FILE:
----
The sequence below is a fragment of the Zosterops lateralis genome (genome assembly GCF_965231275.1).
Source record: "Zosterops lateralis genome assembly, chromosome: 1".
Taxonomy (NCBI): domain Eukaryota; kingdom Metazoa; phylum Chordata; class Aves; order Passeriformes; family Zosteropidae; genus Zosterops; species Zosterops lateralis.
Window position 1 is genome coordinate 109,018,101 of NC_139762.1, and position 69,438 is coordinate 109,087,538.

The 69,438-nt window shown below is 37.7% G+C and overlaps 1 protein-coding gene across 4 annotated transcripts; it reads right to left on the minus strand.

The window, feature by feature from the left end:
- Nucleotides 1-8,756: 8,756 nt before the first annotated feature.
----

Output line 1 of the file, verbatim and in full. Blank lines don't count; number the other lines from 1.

The sequence below is a fragment of the Zosterops lateralis genome (genome assembly GCF_965231275.1).